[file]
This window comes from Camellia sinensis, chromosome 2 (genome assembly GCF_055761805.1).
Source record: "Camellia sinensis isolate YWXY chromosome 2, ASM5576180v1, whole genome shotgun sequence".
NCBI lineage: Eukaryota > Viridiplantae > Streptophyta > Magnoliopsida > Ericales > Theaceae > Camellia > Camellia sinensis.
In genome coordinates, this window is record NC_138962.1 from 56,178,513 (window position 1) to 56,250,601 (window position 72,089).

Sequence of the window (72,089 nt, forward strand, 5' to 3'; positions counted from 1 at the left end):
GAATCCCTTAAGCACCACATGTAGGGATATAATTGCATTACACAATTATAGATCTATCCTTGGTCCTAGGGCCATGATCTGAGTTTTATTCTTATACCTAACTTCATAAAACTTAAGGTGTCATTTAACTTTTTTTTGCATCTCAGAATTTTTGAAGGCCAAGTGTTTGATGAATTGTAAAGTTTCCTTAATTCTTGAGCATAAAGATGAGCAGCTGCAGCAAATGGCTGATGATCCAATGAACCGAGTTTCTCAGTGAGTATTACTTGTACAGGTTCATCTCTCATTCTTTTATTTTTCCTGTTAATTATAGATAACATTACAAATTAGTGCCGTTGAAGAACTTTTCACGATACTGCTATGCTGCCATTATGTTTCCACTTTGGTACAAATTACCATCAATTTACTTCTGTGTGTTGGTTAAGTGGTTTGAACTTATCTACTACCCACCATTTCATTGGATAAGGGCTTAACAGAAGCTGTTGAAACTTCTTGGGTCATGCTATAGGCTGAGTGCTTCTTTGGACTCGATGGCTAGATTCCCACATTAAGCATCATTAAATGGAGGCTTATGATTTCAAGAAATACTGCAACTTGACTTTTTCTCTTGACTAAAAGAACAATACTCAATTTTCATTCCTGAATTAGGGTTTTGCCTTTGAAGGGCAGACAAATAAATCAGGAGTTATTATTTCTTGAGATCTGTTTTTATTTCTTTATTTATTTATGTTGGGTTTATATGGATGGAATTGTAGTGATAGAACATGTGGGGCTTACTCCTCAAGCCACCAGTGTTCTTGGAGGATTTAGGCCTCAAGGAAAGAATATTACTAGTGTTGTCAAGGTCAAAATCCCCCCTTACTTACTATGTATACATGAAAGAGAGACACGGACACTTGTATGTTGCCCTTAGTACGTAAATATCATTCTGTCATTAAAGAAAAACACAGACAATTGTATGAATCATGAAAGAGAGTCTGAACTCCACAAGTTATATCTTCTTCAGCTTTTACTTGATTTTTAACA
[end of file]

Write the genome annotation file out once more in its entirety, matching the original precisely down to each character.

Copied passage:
This window comes from Camellia sinensis, chromosome 2 (genome assembly GCF_055761805.1).
Source record: "Camellia sinensis isolate YWXY chromosome 2, ASM5576180v1, whole genome shotgun sequence".
NCBI lineage: Eukaryota > Viridiplantae > Streptophyta > Magnoliopsida > Ericales > Theaceae > Camellia > Camellia sinensis.
In genome coordinates, this window is record NC_138962.1 from 56,178,513 (window position 1) to 56,250,601 (window position 72,089).

Sequence of the window (72,089 nt, forward strand, 5' to 3'; positions counted from 1 at the left end):
GAATCCCTTAAGCACCACATGTAGGGATATAATTGCATTACACAATTATAGATCTATCCTTGGTCCTAGGGCCATGATCTGAGTTTTATTCTTATACCTAACTTCATAAAACTTAAGGTGTCATTTAACTTTTTTTTGCATCTCAGAATTTTTGAAGGCCAAGTGTTTGATGAATTGTAAAGTTTCCTTAATTCTTGAGCATAAAGATGAGCAGCTGCAGCAAATGGCTGATGATCCAATGAACCGAGTTTCTCAGTGAGTATTACTTGTACAGGTTCATCTCTCATTCTTTTATTTTTCCTGTTAATTATAGATAACATTACAAATTAGTGCCGTTGAAGAACTTTTCACGATACTGCTATGCTGCCATTATGTTTCCACTTTGGTACAAATTACCATCAATTTACTTCTGTGTGTTGGTTAAGTGGTTTGAACTTATCTACTACCCACCATTTCATTGGATAAGGGCTTAACAGAAGCTGTTGAAACTTCTTGGGTCATGCTATAGGCTGAGTGCTTCTTTGGACTCGATGGCTAGATTCCCACATTAAGCATCATTAAATGGAGGCTTATGATTTCAAGAAATACTGCAACTTGACTTTTTCTCTTGACTAAAAGAACAATACTCAATTTTCATTCCTGAATTAGGGTTTTGCCTTTGAAGGGCAGACAAATAAATCAGGAGTTATTATTTCTTGAGATCTGTTTTTATTTCTTTATTTATTTATGTTGGGTTTATATGGATGGAATTGTAGTGATAGAACATGTGGGGCTTACTCCTCAAGCCACCAGTGTTCTTGGAGGATTTAGGCCTCAAGGAAAGAATATTACTAGTGTTGTCAAGGTCAAAATCCCCCCTTACTTACTATGTATACATGAAAGAGAGACACGGACACTTGTATGTTGCCCTTAGTACGTAAATATCATTCTGTCATTAAAGAAAAACACAGACAATTGTATGAATCATGAAAGAGAGTCTGAACTCCACAAGTTATATCTTCTTCAGCTTTTACTTGATTTTTAACA